Ola Electric’s Billion-Dollar EV Ride: Is Sales Boom Enough To Ease IPO Pricing, Valuation Fears

Ola Electric’s Billion-Dollar EV Ride: Is Sales Boom Enough To Ease IPO Pricing, Valuation Fears


Ola Electric is looking to raise nearly a billion dollars in 2024 with its public issue, and this will be key to securing the company’s ambitious plans to disrupt the automobile sector

The company could be valued at around $7 Bn while the issue price range could be approximately between INR 130 and INR 150, according to analysts

However, Ola Electric has so far failed to impress the grey market participants, and there are many questions about its capacity to fulfil its mega EV dreams, which makes the potential pricing a bit too rich

With Ola Cabs still moving slowly towards profitability, all the focus of founder and CEO Bhavish Aggarwal has been on Ola Electric. And now the stage is also set for a landmark event for the relatively new player in India’s automobile industry — the first initial public offering (IPO) by an Indian pure-play electric vehicle (EV) company, and the first auto stock debut in two decades 

Ola Electric accelerated its ambitions by filing its Draft Red Herring Prospectus (DRHP) with plans to raise a staggering $1 Bn through its upcoming pre-IPO placements and IPO in 2024. 

But the road ahead is far from smooth. Having sold over 3.5 Lakh electric two-wheelers (according to Vahan) and boasting an omnichannel network, Ola Electric also faces many questions about its overdependence on government subsidies, rich valuation, and uncertainty around future product launches, including its ambitious foray into car manufacturing.

Will the public markets be swayed by Ola’s dazzling growth story and aggressive infrastructure rollout, or will this IPO sputter, leaving investors stranded at the charging station?

In this article, Inc42 navigates the electrifying twists and turns of Ola Electric’s IPO, talking to analysts who dissect the company’s potential, valuation hurdles, and market sentiment. 

Buckle up, as analysts claim, it’s going to be a bumpy ride ahead for Ola Electric. 

Ola Electric’s $1 Bn IPO Dreams

In many ways, Ola Electric’s IPO can be viewed as a validation of the potential of India’s EV market and a catalyst for further growth, investment and transformation within the sector.

Speaking with Inc42, Tushar Kansal, founder of Kansaltancy Ventures said that the company has the opportunity to set the pace in the EV game. “By going public and attracting significant funding, the company has the opportunity to accelerate its expansion, product development, and market penetration, while also setting benchmarks, standards, and expectations for industry stakeholders, competitors, and market participants,” Kansal added.

Ola Electric plans to raise funds through its upcoming IPO by issuing fresh shares valued at INR 5,500 Cr. Additionally, it will offer up to 95 Mn existing equity shares for sale (OFS). The company aims to generate an additional INR 1,100 Cr through pre-IPO placement offers.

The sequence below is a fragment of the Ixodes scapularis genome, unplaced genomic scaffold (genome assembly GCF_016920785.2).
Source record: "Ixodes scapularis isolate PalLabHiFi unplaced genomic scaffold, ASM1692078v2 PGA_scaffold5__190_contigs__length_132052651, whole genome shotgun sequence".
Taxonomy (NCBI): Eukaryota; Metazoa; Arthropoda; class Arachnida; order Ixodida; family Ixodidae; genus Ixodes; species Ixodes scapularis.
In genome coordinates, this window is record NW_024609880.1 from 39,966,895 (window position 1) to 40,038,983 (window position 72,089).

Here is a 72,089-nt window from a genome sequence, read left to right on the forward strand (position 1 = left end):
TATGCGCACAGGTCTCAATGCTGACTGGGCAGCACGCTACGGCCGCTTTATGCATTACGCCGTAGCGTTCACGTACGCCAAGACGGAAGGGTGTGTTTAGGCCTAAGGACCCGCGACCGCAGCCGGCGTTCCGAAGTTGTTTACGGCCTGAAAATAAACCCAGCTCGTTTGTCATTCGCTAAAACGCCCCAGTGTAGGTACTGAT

According to reports, the targeted amount from the OFS is INR 1,750 Cr, bringing the total IPO size to INR 7,250 Cr. When considering the pre-IPO placement offers of INR 1,100 Cr, the overall amount reaches INR 8,350 Cr, equivalent to $1 Bn.


Out of the total outstanding shares before IPO are 1.95 Bn + 1.73 Bn (CCCS Conversion) i.e. 3.68 Bn. Out of this, 95 Mn equity shares will be offered for sale. 

Founder and promoter Aggarwal will divest up to 47 Mn shares, half of the entire OFS, but this still represents a modest 3.4% of his full holdings.  

Other investors diluting their shares will see even smaller percentages, ranging from 2.3% to 2.94%.

The Price Will Be The Key

According to their DRHP, Ola Electric’s business model is founded on three key scalable platforms  

  • R&D and technology platform with in-house design and development across EV technologies and components 
  • Adaptable manufacturing and supply chain platform 
  • D2C omnichannel distribution platform

To maintain its dominant position and further penetrate the market, Ola Electric has outlined ambitious plans:

  • Constructing the largest ‘future factory’ with an annual production capacity of 1 Mn cars and 10 Mn two-wheelers
  • Establishing the largest battery cell manufacturing facility with a capacity of 100 Gigawatt hours (GWh)
  • An R&D Innovation Centre in Bengaluru
  • Teasing scooters, motorcycles, and cars with impressive on-paper specifications — a range of 500 Km per charge, the ability to charge up to 80% in 1 hour, or acceleration from 0-100 Kmph in 5 seconds
  • Expanding its network of retail experience centres across the country, aiming to reach 1,000 by August 2023

This would put Ola Electric far ahead of any other Indian automobile or EV OEM and hence, the company claims to have an edge over others despite being a late entrant in the game.

However, as most of these plans are still largely on paper, the question is at what price band will Ola take for its public issue. This will be critical in attracting high subscriptions from retail investors.